• STAR- im in the navy and the way it was explained to me was you cant get both a Severance and disability. What they are saying to you is if you dont pay back the severance you got, say for example $10,000 then you wont get any additional disability payment until after all the payments equal $10,000, pretty much if you dont pay your severance back they will keep taking away your disability payment until it equals up to tha amount of your severance payment, then once it equals up to that amount you will start recieving your disabilty again. I will try to find an instruction on that but i know for a fact you cant recieve both a severance paycheck when you separate and disability, its either one or the other or what will happen in this case is they will recoup your severance payment you recieved through garnishment of your disability payments. Hope this helped

    • Angello says:

      The severance pay and disability pension comes out from the same fund. Chris is right, after they equaled up then you’ll get your disability pension. It doesn’t make sense, but i think its better to get the whole amount now as severance. For example $10,000 they gave you, but minus the tax let’s say it went down to $7,000 , your disability pension will only have to pay $7,000. Then when tax season comes around you can claim the $3,000 they took from your severance pay at least some of it. You pretty much get a little extra money. I hope this helps out. Good luck!


  9. Hi,
    I just finished doing 20 years in the Navy 2 months ago, and waiting on a service connected disability claim for over lets say, 7 service connected issues, my question is can i collect unemployment compensation until then, if i am getting a retainer(pension) in one of the following states : (Illinois or California) ?? Thanks..

    • Darryl, Some states may or may not give unemployment compensation for people who are receiving a pension. Your best bet is to contact the respective employment bureau for each state to determine your eligibility. Best of luck, and thanks for your service!

  10. Jennifer Garcia says:

    My husband just got out of the Navy. He is applying for disability and was wondering if he could also apply for unemployment? Will one affect the other? Thank for your help.

    • Jennifer, each state has varying rules regarding unemployment benefits. I recommend he speak with an employee at his state employment bureau for specific questions. Additionally, it may take some time before a decision is given regarding disability benefits, so it would be a good idea to go ahead an apply for all benefits as soon as he is eligible (this would go for both unemployment benefits, which can usually be applied for about one week after one becomes unemployed, and veterans can start the disability benefits application process when they are separating from the military).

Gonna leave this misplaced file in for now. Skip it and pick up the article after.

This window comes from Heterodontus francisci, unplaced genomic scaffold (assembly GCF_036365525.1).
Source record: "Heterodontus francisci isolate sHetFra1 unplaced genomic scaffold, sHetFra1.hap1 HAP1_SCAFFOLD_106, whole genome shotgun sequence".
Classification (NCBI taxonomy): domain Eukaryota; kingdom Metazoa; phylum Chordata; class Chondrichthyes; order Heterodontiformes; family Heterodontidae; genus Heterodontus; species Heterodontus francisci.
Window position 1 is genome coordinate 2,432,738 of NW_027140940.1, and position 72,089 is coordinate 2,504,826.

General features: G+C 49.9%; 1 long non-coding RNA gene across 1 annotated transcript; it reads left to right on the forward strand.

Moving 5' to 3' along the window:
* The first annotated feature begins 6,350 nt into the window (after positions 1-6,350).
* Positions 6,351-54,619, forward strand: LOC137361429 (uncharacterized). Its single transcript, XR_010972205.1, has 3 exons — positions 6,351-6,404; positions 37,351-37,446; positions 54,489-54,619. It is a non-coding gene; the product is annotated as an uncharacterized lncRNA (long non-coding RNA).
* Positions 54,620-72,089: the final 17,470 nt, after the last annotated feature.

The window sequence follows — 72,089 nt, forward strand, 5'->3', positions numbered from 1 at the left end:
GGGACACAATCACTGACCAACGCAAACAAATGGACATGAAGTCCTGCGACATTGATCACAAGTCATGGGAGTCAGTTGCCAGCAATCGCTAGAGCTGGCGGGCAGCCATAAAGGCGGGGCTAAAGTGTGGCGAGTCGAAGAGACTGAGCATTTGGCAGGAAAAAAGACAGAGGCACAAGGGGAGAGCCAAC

• The way was explained to me is that since state unemployment is handled at the state level and va disabiltiy benefits at the federal/government level they are seperate and don’t matter to each other. Also va disabiltiy benefits are between you and the va it is not considdered taxable income so you could make like 3g’s a month at 100% disability from the va still apply for unemployment you yourself and va are the only ones that need to know about your va benefits the state can only determine your eligability from taxable income

  11. Ryan,

    I’m glad you did this section. When I went through TAP class they all told us we were NOT elegible for unemployment. I later found that to be untrue, I just wish these people would be held accountable for their misguiding.

  12. Charlette says:

    I served 8 years in the military, recently got out on a chapter 8 (pregnancy). I moved from fort hood to fort Lewis. Do I qualify for unemployment or will I be denied?

  13. Jennifer A. says:

    I recently retired from 25 years in the Air Force. I applied for unemployment in the state of Arizona for the month of Aug (which is the month prior to me receiving my retirment check) as I was advised during my TAP class. I have now been informed by the state I am not eligible for unemployment. Furthermore, my case was “perminately disqualified” and the “call center” cannot really tell me what that means. My only option is to file an appeal, however I cannot call and speak to someone; it’s all done via fax. Well the system has won in this case as I no longer wish to deal with this situation.

    • Jennifer, each state has different requirements and qualifications for unemployment benefits, and I believe that in some states an active pension may disqualify people from receiving unemployment benefits. The only recommendation I can give beyond what your state employment bureau gave you is to contact a private lawyer about the matter (there are lawyers who specialize in employment claims and similar situations). At the minimum they should be able to give you the basic information in free consultation. Best of luck, and thanks for your service!

  14. Awesome website Ryan! Thank you so much.

  15. Hi Ryan, thanks for taking time out to answer everyones questions, and mine hopefully, lol. I’ll be separating from the Navy this November, through the Early Out Program. I plan on using my GI Bill benefits to go to school full time in Indiana (I’m currently stationed in Oklahoma) Would I be able to file for unemployment and at the same time use my GI Bill with the BAH benefits? Thanks again!!!

    • Misty, I’m happy to help. I want to point out that I have heard some states will not allow people to receive both the GI Bill and unemployment benefits at the same time, so you should double check with your state for the final decision (each state has its own requirements for unemployment benefits). The other thing to remember is that while you are receiving unemployment benefits, you are required to continue looking for work. So even if you are attending school full-time under the GI Bill, you would be required to prove you are seeking employment, and be willing to take that employment if it is offered.